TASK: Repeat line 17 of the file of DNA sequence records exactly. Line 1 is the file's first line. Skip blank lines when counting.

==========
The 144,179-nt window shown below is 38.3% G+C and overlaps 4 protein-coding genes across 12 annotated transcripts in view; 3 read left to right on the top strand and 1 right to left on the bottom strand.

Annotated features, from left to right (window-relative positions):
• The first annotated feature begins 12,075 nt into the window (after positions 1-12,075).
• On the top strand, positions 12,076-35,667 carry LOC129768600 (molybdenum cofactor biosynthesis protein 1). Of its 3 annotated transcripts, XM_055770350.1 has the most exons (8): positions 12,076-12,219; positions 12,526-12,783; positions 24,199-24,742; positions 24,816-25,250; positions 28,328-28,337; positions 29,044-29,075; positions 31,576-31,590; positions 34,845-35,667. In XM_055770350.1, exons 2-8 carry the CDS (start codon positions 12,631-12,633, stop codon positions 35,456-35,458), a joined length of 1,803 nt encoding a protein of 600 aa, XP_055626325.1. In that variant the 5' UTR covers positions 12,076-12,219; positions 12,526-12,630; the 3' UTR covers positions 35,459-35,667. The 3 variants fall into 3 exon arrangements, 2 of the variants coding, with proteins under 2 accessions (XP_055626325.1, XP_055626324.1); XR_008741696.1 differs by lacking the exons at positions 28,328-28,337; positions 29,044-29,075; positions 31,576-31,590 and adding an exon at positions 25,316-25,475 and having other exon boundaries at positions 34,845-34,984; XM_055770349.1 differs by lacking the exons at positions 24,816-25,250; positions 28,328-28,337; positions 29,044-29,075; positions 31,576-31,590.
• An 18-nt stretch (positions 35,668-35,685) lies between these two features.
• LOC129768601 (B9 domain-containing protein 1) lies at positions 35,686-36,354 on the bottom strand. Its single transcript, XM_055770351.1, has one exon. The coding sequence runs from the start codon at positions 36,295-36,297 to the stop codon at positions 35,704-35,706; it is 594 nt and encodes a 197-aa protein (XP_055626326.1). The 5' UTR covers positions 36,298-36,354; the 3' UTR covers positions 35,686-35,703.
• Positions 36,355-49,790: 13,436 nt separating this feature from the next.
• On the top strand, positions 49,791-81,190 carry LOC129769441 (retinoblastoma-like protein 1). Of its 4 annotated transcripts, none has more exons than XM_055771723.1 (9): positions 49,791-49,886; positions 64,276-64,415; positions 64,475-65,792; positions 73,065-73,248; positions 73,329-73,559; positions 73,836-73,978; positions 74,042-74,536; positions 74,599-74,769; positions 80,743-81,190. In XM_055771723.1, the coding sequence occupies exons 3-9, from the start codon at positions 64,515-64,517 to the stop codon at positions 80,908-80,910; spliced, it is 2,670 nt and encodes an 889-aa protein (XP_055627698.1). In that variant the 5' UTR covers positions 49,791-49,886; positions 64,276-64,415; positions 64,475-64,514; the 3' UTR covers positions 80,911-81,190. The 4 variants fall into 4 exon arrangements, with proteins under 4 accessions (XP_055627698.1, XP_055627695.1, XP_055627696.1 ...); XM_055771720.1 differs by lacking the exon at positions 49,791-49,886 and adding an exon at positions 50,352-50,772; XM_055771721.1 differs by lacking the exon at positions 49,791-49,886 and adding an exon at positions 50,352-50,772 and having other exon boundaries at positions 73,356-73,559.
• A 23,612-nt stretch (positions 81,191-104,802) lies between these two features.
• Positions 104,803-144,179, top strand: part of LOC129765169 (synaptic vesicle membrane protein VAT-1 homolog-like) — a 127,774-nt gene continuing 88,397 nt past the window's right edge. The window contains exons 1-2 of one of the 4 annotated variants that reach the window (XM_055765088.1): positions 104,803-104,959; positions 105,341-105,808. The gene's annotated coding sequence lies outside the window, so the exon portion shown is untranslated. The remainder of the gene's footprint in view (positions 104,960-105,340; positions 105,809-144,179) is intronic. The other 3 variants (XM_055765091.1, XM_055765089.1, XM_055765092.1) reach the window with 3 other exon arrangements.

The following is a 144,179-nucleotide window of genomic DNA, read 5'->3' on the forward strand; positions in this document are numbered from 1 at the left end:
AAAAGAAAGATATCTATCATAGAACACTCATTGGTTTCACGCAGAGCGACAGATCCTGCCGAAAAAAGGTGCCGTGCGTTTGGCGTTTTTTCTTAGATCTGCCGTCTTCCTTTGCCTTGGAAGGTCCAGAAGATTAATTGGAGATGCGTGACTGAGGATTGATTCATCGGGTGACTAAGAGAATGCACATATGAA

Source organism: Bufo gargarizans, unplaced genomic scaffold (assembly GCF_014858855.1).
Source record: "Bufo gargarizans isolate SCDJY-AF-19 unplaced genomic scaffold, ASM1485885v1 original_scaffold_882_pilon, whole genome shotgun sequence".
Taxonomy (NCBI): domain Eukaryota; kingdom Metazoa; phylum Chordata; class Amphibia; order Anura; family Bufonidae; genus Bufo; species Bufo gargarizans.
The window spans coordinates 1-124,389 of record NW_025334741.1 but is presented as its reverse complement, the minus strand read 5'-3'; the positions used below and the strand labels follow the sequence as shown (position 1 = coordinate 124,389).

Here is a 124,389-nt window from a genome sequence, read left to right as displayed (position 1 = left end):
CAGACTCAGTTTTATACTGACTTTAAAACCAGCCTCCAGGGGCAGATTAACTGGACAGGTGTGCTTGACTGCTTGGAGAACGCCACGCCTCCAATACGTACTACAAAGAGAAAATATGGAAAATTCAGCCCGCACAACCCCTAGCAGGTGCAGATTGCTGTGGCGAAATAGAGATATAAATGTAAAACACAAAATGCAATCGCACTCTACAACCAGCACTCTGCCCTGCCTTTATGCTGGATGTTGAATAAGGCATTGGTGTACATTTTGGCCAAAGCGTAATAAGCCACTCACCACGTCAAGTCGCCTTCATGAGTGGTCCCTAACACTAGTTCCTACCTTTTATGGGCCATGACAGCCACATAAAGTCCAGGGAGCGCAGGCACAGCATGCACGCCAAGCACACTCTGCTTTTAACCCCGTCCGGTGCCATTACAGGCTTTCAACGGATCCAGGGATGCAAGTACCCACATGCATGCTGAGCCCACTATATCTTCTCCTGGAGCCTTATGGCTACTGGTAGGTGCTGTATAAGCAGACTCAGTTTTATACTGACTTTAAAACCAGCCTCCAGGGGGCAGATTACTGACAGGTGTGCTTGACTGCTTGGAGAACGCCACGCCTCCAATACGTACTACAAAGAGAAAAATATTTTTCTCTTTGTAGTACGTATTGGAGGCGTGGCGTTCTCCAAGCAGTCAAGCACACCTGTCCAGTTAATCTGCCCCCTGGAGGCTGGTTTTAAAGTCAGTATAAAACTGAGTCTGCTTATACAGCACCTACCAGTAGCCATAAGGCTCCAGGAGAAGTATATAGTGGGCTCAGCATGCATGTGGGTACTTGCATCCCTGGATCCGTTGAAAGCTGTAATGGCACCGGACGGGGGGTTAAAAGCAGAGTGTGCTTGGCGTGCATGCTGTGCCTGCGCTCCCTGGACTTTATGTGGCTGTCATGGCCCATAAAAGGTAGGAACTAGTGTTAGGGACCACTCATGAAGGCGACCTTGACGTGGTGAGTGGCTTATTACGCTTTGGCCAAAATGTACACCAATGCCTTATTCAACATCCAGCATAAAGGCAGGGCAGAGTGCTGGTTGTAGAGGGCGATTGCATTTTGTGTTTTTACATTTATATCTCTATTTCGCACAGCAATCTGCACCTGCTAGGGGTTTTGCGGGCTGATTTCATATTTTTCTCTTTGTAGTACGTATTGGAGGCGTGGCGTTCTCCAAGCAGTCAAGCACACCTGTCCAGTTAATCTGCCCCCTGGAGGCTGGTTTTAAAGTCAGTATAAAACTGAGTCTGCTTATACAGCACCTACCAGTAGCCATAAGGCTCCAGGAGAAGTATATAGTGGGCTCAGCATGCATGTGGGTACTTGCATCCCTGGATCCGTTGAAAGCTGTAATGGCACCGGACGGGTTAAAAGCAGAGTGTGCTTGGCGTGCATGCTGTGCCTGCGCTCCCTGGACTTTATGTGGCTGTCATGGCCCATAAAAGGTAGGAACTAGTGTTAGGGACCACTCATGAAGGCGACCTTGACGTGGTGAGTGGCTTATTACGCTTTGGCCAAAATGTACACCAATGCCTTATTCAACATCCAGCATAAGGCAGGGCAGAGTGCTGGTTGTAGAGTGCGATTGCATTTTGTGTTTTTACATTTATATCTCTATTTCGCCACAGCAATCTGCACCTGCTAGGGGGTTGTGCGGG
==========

Here is a 124,389-nt window from a genome sequence, read left to right as displayed (position 1 = left end):